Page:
Pathology Pearls: Acute Cellular Rejection

Brief Case Presentation

A 50 year old patient with a history of autoimmune hepatitis status-post liver transplantation approximately four months ago demonstrated the laboratory results in the table (see also “Abnormal Labs in a Transplant Recipient“) below after reporting fatigue and abdominal pain. A liver ultrasound shows patent hepatic vasculature, no thrombus formation, and no biliary strictures.

Lab TestResult
AST135 U/L (0 – 39 U/L)
ALT110 U/L (0 – 52 U/L)
Alk. Phos200 U/L (34 – 104) U/L
Total Bilirubin2.8 g/dL (0.0 – 1.0 g/dL)
Tacrolimus level4.4 ng/mL (goal 8 – 10 ng/mL)

A liver biopsy is performed.

Liver Core Biopsy – Histology Findings

The liver biopsy is adequate (at least 3 cm long, with >10 portal tracts for evaluation), and at low power shows numerous portal tracts that are expanded by inflammatory cells (Fig. 1).

Figure 1: Low power view of the liver core, the majority of portal tracts (subset with black circles) are expanded by inflammatory cells.

Higher magnifications shows portal tracts with predominantly lymphocytic infiltrate (also with few neutrophils, eosinophils, and rare plasma cells) (Fig. 2).

Figure 2: Medium power view of a portal tract showing predominantly lymphocytic infiltration, surrounding an involving bile ducts (BD, “ductitis”) and portal veins (PV, “endotheliitis”)

The majority of bile ducts show infiltration of lymphocytes into the bile duct epithelium with associated vacuolar injury (Fig. 3) (see Normal Liver Histology for a refresher). The majority of portal veins show lymphocytic infiltration of the subendothelium (Fig. 4).

Figure 3: High power view of a portal tract showing bile duct vacuolar injury (circle) secondary to lymphocytic ductitis (lymphocytes highlighted by arrowheads).
Figure 4: High magnification view of portal tract showing portal vein (PV) with extensive subendothelial lymphocytes (endotheliitis). Nearby bile ducts (BD) also show lymphocytic ductitis.

The inflammation extends from the portal areas into the lobules, and is associated with hepatocyte necrosis spanning entire lobular units (a.k.a “confluent necrosis”) (Fig. 5&6). A reticulin stain can highlight the remnant collapsed reticulin network in an area of hepatocyte necrosis (Fig 7) (see Normal Liver Histology for a refresher).

Figure 5: Area showing confluent necrosis (necrotic and apoptotic hepatocytes spanning a large area)
Figure 6: Higher magnification of confluent necrosis (hepatocytes have lost polygonal shape, are more eosinophilic (more pink), and are disorganized (lobular disarray).
Figure 7: A reticulin stain highlights areas of collapsed reticulin network with spaces left behind by the necrotic hepatocytes. A reticulin stain in a normal liver would show think reticulin fibers separated by 1-2 healthy hepatocytes.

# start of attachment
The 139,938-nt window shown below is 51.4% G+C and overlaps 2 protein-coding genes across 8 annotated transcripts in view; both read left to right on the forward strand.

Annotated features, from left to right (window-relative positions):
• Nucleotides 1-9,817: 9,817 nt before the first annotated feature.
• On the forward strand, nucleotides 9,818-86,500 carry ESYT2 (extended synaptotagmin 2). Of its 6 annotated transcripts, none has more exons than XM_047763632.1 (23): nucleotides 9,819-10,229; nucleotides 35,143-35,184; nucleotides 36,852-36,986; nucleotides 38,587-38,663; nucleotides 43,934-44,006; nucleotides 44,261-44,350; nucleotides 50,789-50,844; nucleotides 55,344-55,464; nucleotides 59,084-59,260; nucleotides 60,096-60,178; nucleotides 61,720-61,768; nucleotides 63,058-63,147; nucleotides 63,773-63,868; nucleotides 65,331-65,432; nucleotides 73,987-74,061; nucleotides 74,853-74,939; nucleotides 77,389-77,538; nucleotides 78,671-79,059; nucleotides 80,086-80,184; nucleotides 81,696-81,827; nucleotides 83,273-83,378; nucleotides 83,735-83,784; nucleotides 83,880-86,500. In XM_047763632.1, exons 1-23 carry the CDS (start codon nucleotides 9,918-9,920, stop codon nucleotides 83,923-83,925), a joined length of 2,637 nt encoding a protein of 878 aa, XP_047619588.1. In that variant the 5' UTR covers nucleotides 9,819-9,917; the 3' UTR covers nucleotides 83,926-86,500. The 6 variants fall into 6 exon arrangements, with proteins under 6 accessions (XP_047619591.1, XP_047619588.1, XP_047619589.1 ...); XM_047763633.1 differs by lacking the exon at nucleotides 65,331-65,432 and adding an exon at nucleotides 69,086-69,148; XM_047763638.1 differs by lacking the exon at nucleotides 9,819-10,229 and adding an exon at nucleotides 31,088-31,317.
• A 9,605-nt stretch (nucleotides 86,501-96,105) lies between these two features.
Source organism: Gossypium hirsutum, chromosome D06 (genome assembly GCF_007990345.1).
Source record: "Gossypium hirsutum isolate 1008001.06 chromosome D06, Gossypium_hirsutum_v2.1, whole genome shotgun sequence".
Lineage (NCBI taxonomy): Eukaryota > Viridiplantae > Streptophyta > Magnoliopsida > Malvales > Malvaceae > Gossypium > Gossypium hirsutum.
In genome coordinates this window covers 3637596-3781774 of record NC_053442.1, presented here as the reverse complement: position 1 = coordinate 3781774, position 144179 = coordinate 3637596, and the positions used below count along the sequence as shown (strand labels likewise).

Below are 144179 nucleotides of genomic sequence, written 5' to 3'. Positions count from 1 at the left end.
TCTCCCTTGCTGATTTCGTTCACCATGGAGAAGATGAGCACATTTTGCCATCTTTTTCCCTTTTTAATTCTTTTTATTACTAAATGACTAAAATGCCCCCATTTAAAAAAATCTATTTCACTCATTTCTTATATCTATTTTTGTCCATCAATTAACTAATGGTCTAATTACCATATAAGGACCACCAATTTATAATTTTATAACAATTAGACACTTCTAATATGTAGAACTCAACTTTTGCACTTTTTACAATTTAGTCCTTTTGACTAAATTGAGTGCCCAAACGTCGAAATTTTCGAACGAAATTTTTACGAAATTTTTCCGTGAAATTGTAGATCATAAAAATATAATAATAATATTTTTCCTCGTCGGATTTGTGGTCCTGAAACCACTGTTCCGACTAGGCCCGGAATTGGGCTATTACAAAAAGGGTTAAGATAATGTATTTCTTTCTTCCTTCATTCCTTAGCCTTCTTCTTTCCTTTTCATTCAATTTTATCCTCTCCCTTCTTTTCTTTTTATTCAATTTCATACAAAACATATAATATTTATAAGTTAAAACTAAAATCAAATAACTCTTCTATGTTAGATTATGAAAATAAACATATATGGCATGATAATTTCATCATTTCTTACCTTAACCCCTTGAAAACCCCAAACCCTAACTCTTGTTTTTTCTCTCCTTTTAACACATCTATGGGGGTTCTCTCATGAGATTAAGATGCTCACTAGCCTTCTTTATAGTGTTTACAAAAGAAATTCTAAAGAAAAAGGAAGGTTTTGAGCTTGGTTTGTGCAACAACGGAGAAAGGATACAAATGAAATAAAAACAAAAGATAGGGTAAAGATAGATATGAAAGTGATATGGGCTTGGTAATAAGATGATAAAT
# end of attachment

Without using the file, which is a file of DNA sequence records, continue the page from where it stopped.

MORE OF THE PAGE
Taken all together, the liver biopsy findings are compatible with severe acute cellular rejection (T cell mediated rejection) of the patient’s liver transplant in the clinical setting described.

Acute cellular rejection (T-cell mediated rejection) (ACR/TCMR)

Acute cellular rejection is a result of a recipient T-cell mediated immune response targeting the donor allograft resulting in allograft injury of various severity. Biliary and hepatocellular damage leads to elevation in alkaline phosphatase and transaminases, which is often the first sign of ACR in mild cases and may be asymptomatic. Symptomatic cases may present with fever, malaise, abdominal pain, hepatomegaly, ascites. Severe cases may be associated with jaundice.

While the presence of ACR is suspected clinically, liver biopsy is necessary to establish the diagnosis and grade severity. The histopathologic findings to establish a diagnosis of at least mild ACR/TCMR are classically described as a triad of findings:

  • Portal inflammation: lymphocytes, eosinophils, neutrophils, and macrophages
  • Ductitis: Bile duct intraepithelial lymphocytes and bile duct damage (vacuolization and eosinophilic change)
  • Endotheliitis: subendothelial lymphocytes infiltration and endothelial damage (swelling, detachment)

Severe cases, as the one described above, include the classic triad of findings, along with central vein inflammation and perivenular inflammation and hepatocyte dropout/necrosis or confluent necrosis (some may use the term parenchymal rejection). These histologic findings are combined into a qualitative assessment under the Banff Working Group criteria for liver allograft pathology (updated 2016) (Table 1). The Banff Working Group also developed a method for quantitative assessment of allograft rejection, called the rejection activity index (RAI) wherein each of the triad of histologic findings for ACR (portal inflammation, bile duct inflammation, and venous endothelial inflammation) are each graded on a 3-point scale, resulting in scoring scheme ranging from 3 to 9, with 9 being most severe.